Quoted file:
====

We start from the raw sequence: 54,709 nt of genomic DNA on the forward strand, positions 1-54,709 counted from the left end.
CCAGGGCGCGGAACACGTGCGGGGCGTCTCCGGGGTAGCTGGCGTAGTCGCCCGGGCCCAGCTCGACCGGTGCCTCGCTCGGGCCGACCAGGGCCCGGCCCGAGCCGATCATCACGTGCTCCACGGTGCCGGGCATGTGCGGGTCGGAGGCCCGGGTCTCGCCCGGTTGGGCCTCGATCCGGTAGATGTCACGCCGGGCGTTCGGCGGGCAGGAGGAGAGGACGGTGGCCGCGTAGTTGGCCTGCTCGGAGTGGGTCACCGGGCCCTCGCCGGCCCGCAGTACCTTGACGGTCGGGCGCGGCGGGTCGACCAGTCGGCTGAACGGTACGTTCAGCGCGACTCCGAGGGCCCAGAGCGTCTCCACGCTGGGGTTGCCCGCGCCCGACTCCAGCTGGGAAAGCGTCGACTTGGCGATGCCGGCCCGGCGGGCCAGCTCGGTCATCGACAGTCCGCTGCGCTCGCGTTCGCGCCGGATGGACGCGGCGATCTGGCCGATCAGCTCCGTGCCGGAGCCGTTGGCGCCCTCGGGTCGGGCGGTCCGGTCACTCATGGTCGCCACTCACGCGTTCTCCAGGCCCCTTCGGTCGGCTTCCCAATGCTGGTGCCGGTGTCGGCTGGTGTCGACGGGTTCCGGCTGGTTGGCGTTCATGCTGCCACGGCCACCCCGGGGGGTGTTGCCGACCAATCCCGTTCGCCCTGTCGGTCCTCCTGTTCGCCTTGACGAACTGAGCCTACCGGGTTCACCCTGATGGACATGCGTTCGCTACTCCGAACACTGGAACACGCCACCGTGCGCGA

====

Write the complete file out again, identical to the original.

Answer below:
We start from the raw sequence: 54,709 nt of genomic DNA on the forward strand, positions 1-54,709 counted from the left end.
CCAGGGCGCGGAACACGTGCGGGGCGTCTCCGGGGTAGCTGGCGTAGTCGCCCGGGCCCAGCTCGACCGGTGCCTCGCTCGGGCCGACCAGGGCCCGGCCCGAGCCGATCATCACGTGCTCCACGGTGCCGGGCATGTGCGGGTCGGAGGCCCGGGTCTCGCCCGGTTGGGCCTCGATCCGGTAGATGTCACGCCGGGCGTTCGGCGGGCAGGAGGAGAGGACGGTGGCCGCGTAGTTGGCCTGCTCGGAGTGGGTCACCGGGCCCTCGCCGGCCCGCAGTACCTTGACGGTCGGGCGCGGCGGGTCGACCAGTCGGCTGAACGGTACGTTCAGCGCGACTCCGAGGGCCCAGAGCGTCTCCACGCTGGGGTTGCCCGCGCCCGACTCCAGCTGGGAAAGCGTCGACTTGGCGATGCCGGCCCGGCGGGCCAGCTCGGTCATCGACAGTCCGCTGCGCTCGCGTTCGCGCCGGATGGACGCGGCGATCTGGCCGATCAGCTCCGTGCCGGAGCCGTTGGCGCCCTCGGGTCGGGCGGTCCGGTCACTCATGGTCGCCACTCACGCGTTCTCCAGGCCCCTTCGGTCGGCTTCCCAATGCTGGTGCCGGTGTCGGCTGGTGTCGACGGGTTCCGGCTGGTTGGCGTTCATGCTGCCACGGCCACCCCGGGGGGTGTTGCCGACCAATCCCGTTCGCCCTGTCGGTCCTCCTGTTCGCCTTGACGAACTGAGCCTACCGGGTTCACCCTGATGGACATGCGTTCGCTACTCCGAACACTGGAACACGCCACCGTGCGCGA